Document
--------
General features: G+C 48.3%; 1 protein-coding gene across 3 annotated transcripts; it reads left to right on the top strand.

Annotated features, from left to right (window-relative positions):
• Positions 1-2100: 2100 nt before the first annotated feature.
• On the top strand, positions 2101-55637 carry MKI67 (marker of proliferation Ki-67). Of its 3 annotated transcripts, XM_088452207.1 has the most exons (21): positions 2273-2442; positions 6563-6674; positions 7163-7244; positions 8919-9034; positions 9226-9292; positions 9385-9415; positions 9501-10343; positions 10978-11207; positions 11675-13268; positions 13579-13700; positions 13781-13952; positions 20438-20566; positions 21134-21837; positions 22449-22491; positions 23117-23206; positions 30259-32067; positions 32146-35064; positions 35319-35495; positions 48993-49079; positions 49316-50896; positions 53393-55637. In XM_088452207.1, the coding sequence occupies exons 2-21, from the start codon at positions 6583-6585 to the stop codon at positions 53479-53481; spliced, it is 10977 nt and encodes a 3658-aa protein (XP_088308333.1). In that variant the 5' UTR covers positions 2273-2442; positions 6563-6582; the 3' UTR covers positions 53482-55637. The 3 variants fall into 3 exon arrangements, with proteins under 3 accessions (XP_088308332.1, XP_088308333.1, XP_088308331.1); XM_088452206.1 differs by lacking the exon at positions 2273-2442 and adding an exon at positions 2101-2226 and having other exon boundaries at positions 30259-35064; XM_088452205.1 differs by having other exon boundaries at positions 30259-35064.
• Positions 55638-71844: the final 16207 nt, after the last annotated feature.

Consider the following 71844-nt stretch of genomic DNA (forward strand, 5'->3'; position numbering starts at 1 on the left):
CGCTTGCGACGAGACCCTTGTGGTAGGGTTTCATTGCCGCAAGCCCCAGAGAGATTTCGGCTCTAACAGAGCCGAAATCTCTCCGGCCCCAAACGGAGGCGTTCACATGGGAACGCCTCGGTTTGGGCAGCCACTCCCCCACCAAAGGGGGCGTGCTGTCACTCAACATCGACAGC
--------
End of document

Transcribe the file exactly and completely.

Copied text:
General features: G+C 48.3%; 1 protein-coding gene across 3 annotated transcripts; it reads left to right on the top strand.

Annotated features, from left to right (window-relative positions):
• Positions 1-2100: 2100 nt before the first annotated feature.
• On the top strand, positions 2101-55637 carry MKI67 (marker of proliferation Ki-67). Of its 3 annotated transcripts, XM_088452207.1 has the most exons (21): positions 2273-2442; positions 6563-6674; positions 7163-7244; positions 8919-9034; positions 9226-9292; positions 9385-9415; positions 9501-10343; positions 10978-11207; positions 11675-13268; positions 13579-13700; positions 13781-13952; positions 20438-20566; positions 21134-21837; positions 22449-22491; positions 23117-23206; positions 30259-32067; positions 32146-35064; positions 35319-35495; positions 48993-49079; positions 49316-50896; positions 53393-55637. In XM_088452207.1, the coding sequence occupies exons 2-21, from the start codon at positions 6583-6585 to the stop codon at positions 53479-53481; spliced, it is 10977 nt and encodes a 3658-aa protein (XP_088308333.1). In that variant the 5' UTR covers positions 2273-2442; positions 6563-6582; the 3' UTR covers positions 53482-55637. The 3 variants fall into 3 exon arrangements, with proteins under 3 accessions (XP_088308332.1, XP_088308333.1, XP_088308331.1); XM_088452206.1 differs by lacking the exon at positions 2273-2442 and adding an exon at positions 2101-2226 and having other exon boundaries at positions 30259-35064; XM_088452205.1 differs by having other exon boundaries at positions 30259-35064.
• Positions 55638-71844: the final 16207 nt, after the last annotated feature.

Consider the following 71844-nt stretch of genomic DNA (forward strand, 5'->3'; position numbering starts at 1 on the left):
CGCTTGCGACGAGACCCTTGTGGTAGGGTTTCATTGCCGCAAGCCCCAGAGAGATTTCGGCTCTAACAGAGCCGAAATCTCTCCGGCCCCAAACGGAGGCGTTCACATGGGAACGCCTCGGTTTGGGCAGCCACTCCCCCACCAAAGGGGGCGTGCTGTCACTCAACATCGACAGC